Many still remember the hot, calm week in July 1955 when Leech Lake gave up muskies like never before.
By Dan Craven
1955 one of the most famous photos in muskie fishing lore was taken: a
stringer-shot of 20-some muskies caught in about a day and a half of
fishing. A few midsummer days of 1955 became known as the Leech Lake
Muskie Rampage, one of the most intriguing muskie "bites" of all time.
The muskies on Leech Lake started giving themselves up like nobody had
ever seen before.
place was Federal Dam, a small town with a landing at the headwaters of
Leech Lake River. The town was named for the dam that created the
reservoir we now call Leech Lake.
Federal Dam has a population of about 100. It was a much busier town in
the 1950s. Because anglers from all over the country used its landing,
Federal Dam could support five launch businesses that owned a total of
Neururer family owned and operated one of the launch businesses. The
brothers did the guiding and launch operating; their wives handled most
of the business in the office and at the cabins. "Tubby" (Sara) and
Dana Neururer still live in Federal Dam today. Now in their 80s, the
two women have clear memories of the rampage.
year 1955 was a good one for the business. The walleyes had been biting
consistently until a hot, calm spell set in. July 16, as walleye
fishing slowed, guide Danny Chalich and Bob Neururer and his nephews
Chucky and Peter set out for a morning's fishing.
Peter decided to troll a Red Eye Wiggler. He had only 40 feet of line on his reel, and he would need all of it.
Chris-Craft made its way across Portage Bay and trolled the weedbeds
out from Two Points. Before long, Peter was battling a 35-pound muskie.
Danny and Bob used all of their skills to back the big boat toward the
wild fish as the young boy held on. Amazingly, 10-year-old Peter won
the battle. The fish was brought into the docks, and the "Muskie
Rampage" was on.
muskies and heat-stressed tullibees had been seen surfacing, so a
number of other launches went out to target the muskies. Witnesses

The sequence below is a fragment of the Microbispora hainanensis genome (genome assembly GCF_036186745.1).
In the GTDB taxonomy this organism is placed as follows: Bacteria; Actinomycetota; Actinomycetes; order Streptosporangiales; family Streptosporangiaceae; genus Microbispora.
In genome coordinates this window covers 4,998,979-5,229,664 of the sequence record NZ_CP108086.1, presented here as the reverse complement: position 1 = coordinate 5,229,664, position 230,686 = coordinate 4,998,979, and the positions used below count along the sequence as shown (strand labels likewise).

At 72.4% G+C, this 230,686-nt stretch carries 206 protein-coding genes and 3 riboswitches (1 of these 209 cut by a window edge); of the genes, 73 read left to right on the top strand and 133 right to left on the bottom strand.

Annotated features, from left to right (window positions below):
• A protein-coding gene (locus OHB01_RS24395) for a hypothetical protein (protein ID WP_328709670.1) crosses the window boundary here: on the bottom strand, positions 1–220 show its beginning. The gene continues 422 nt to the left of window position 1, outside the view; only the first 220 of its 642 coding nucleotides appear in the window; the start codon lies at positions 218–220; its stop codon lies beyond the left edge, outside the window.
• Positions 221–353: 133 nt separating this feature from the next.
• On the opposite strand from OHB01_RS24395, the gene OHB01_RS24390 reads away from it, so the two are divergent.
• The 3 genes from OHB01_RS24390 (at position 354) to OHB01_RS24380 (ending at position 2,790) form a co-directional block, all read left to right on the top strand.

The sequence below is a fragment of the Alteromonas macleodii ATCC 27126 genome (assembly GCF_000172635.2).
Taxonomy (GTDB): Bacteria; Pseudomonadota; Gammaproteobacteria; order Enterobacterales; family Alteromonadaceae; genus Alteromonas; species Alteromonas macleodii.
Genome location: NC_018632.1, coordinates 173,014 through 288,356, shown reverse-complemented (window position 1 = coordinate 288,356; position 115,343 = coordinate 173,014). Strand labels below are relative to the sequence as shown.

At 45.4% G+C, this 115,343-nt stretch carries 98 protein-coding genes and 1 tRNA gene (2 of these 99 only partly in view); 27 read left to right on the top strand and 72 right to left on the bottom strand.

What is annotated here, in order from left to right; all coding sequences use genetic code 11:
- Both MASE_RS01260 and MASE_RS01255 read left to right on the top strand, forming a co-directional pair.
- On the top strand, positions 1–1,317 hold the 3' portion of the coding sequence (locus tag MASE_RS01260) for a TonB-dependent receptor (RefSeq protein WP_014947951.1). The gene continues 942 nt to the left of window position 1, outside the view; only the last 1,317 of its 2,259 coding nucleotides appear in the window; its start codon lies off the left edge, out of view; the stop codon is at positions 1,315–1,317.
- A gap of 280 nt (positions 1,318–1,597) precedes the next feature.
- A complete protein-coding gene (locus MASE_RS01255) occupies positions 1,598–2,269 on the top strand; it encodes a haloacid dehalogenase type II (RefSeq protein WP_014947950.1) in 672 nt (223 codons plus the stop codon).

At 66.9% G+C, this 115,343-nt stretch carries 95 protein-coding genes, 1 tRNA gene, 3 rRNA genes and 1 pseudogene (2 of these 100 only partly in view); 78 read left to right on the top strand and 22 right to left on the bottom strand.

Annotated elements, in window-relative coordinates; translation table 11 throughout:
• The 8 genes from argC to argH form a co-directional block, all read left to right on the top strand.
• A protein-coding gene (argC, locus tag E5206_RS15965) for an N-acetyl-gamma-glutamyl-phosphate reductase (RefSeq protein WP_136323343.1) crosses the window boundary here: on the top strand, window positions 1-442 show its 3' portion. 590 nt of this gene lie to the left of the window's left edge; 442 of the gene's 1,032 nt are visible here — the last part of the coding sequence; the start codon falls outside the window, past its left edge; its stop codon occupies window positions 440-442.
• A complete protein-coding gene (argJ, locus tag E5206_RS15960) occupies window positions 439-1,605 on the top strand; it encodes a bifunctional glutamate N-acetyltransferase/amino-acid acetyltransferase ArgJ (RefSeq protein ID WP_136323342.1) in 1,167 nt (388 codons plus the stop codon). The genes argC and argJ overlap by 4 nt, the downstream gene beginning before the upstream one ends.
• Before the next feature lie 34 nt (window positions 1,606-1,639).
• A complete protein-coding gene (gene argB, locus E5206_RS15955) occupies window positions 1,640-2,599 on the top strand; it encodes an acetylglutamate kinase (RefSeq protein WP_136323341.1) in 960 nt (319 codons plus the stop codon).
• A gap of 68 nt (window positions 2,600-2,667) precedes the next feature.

recalled seeing muskies exploding on the baitfish. The second launch to
arrive at Federal Dam had four muskies. So Peter's fish was more than a
the next few days, the bite was on. Chucky landed a fish in the
mid-20-pound range. Bob landed one about the same size as Peter's fish.
Neururer women started calling newspapers all over the Midwest. Lucky
anglers called their friends. WCCO radio carried daily reports on how
many muskies were brought in.
out of Federal Dam were running morning and afternoon muskie trips and
frequently evening ones too. All rowboats were rented, and parking lots
were overflowing with cars.
launch could carry about eight clients. Only four could fish at one
time, so they'd take turns, usually trolling the weedbeds on the west
side of Portage Bay.
best fishing was during the first three days, when anglers hauled in
about 50 fish. But Danny recalls boating one or two muskies on every
trip during about a 10-day stretch. He says just about everyone had
success. Most fish were caught on Red Eye spoons, KB spoons, and Pikie
Jerry Bader was a dock boy at the time. He was so busy cleaning boats
for his father's launch service that he had little chance to fish
during the pandemonium. But one day he did make his way across Portage
Bay in a boat with a 7.5-horsepower motor. When he got to Moscripp's
old homestead, he started trolling and hooked a muskie on a brass and
silver KB spoon. It weighed in at more than 42 pounds.
July 23, most local folks say, more than 100 muskies had been caught in
Portage Bay alone. But Tubby and Dana say the true number will never be
known, because many people simply threw their fish into the back of
their vehicles and went home. Most fish were probably 25 to 35 pounds.
Many people recall Jerry Bader's fish being the largest, while others
remember a 49-pound muskie being weighed in.
Danny said that around July 23 a massive storm blew in and put an end to the muskie fishing. The rampage was over.